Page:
The display has a matt, reflexionless surface (like all Thinkpads have), but offers those nowadays mostly notebook-typical narrow viewing angles, low contrasts, but vivid colors. It's LED backlighting offers a remarkable even illumination, so to say offers a very even density here. - Some by the german c't magazine measured data values:

  • Max average luminance of 236 cd/m² so it's even quite usable on sunny days. When running on battery initially 170 cd/m² but this is changeable inside the Lenovo energy management tool via an own profile to use max brightness of 236 cd/m² instead even when on battery.
  • Display contrast 200:1, the viewing angle from top is 18° and from bottom 20°.
  • Battery runtime with the 43Wh high-capacity battery was 5.6h (7.7W) on low load and 2.9h (14.9W) when using DVD-video load. When the display was dimmed on 100 cd/m² the battery had a runtime of 5.5h, on full brightness 236 cd/m² the battery reached 4.5h. - The flexible choosable battery options do allow runtimes between 3,5h and nearly 9h.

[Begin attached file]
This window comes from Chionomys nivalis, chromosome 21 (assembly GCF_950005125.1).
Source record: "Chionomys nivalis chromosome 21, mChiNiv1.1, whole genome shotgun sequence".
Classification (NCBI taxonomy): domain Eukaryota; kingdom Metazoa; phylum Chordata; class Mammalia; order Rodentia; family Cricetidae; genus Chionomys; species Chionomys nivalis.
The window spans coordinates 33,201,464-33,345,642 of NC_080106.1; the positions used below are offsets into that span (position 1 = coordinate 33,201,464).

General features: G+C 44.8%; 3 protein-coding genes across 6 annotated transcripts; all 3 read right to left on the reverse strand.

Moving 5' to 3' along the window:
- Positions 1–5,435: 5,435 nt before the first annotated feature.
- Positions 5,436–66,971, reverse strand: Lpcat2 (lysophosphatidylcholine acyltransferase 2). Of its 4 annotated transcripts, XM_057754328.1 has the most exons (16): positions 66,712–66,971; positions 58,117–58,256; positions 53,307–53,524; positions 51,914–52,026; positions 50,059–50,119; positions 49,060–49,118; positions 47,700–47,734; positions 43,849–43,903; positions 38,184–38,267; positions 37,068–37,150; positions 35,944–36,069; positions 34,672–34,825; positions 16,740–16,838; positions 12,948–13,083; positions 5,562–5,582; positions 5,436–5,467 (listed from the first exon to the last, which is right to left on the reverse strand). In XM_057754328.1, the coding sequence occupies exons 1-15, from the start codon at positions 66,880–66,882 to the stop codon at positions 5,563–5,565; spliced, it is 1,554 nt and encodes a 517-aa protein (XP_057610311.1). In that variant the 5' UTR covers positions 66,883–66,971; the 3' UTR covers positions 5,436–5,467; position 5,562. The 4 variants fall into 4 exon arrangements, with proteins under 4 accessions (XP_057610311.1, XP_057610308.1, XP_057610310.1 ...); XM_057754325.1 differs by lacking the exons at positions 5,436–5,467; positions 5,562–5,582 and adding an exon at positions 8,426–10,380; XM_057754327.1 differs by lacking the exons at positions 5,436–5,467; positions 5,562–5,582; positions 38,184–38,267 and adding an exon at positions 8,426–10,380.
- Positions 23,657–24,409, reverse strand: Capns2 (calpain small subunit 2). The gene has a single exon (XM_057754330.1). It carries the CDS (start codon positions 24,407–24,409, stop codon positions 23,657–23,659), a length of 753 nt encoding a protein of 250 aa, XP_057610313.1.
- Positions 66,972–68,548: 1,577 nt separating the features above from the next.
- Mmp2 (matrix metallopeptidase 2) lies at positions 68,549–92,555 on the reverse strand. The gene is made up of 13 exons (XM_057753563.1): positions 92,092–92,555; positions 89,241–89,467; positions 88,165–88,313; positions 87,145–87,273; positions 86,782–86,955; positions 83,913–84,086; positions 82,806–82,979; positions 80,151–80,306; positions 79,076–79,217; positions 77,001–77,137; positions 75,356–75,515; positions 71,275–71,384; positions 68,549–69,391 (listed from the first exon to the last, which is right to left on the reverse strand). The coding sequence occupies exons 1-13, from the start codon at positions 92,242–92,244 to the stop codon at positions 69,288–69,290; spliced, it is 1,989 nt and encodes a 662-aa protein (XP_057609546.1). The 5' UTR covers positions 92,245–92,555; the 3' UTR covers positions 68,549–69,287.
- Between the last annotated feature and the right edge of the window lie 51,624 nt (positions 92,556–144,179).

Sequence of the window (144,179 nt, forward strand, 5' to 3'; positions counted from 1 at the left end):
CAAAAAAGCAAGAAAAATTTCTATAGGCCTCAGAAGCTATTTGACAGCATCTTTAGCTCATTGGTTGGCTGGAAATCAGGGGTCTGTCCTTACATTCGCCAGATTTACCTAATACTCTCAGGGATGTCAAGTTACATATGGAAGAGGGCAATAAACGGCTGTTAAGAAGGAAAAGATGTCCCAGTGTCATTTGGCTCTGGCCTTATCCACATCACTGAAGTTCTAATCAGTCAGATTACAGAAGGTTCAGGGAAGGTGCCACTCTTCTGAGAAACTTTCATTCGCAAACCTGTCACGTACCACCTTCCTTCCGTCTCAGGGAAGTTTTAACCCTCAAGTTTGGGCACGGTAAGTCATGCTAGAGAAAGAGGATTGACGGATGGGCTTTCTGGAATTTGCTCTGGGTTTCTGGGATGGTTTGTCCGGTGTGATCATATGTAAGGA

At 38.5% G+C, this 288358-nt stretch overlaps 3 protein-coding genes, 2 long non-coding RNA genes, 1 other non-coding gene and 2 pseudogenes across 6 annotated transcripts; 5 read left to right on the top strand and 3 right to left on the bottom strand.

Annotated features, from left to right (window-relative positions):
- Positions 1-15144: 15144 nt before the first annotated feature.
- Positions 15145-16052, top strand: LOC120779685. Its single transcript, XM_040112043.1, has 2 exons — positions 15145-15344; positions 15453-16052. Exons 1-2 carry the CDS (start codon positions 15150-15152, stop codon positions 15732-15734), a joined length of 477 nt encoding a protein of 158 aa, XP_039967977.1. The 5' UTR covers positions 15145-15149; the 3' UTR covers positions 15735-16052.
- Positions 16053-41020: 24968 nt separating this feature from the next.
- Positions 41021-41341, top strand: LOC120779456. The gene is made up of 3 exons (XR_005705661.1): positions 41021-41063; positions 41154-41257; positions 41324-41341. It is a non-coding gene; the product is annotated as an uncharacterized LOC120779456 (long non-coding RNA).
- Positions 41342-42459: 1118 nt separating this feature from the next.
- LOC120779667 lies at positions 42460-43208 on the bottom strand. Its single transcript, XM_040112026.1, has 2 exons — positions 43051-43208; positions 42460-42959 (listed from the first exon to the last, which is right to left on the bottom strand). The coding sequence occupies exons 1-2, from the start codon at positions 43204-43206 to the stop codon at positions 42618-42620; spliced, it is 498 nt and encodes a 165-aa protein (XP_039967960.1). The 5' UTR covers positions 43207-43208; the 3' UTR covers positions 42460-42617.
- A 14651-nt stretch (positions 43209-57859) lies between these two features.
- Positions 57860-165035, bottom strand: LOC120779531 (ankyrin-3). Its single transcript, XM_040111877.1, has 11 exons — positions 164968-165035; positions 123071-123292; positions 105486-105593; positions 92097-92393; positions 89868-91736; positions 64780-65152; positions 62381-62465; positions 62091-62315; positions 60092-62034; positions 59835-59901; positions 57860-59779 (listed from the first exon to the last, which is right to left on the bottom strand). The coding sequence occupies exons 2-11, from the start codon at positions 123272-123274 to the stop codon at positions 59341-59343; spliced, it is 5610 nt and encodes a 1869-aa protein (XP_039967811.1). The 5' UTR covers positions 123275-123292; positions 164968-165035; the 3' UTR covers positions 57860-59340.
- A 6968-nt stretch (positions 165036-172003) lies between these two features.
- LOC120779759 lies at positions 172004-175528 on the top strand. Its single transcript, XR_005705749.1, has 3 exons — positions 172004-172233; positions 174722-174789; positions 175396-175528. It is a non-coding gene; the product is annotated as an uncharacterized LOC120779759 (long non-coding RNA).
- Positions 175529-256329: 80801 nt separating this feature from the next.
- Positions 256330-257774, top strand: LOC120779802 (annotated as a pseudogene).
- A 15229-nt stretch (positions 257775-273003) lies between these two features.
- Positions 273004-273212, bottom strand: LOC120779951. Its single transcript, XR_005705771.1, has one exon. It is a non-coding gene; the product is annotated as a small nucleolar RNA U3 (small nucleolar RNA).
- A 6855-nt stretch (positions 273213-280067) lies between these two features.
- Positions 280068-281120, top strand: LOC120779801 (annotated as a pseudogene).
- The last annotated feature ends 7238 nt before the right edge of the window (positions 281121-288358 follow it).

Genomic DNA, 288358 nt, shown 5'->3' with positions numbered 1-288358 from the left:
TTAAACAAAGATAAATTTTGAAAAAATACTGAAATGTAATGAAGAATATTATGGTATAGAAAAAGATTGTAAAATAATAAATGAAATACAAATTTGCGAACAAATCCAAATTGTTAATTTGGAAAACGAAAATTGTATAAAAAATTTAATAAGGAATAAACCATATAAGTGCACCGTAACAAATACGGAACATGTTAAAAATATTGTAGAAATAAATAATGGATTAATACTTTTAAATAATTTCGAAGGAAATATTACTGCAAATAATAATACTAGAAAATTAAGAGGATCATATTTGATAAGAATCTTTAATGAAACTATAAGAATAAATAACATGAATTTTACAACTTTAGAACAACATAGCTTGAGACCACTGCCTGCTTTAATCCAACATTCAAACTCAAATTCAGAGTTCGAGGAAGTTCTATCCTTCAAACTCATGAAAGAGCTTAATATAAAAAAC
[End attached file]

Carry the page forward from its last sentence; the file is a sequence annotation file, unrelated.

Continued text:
• The thermal system noise, e.g. the fan, was pretty noiseless and even under highest load the X300 fan only produced a noise of 0.4 Sone, which is a very good value.
  • SSD read/write speeds have been very fast 58.8 MBytes/s read and 50.4 MBytes/s write speed, thus nearly in par or even better and faster than the best usual 2.5" notebook HDDs and even faster than some desktop HDDs. Things to worry about here are just the limited capacity and of course the price factor.

All in all and so in sum-up, the X300 got very good and positive critics for a small and light to carry around notebook!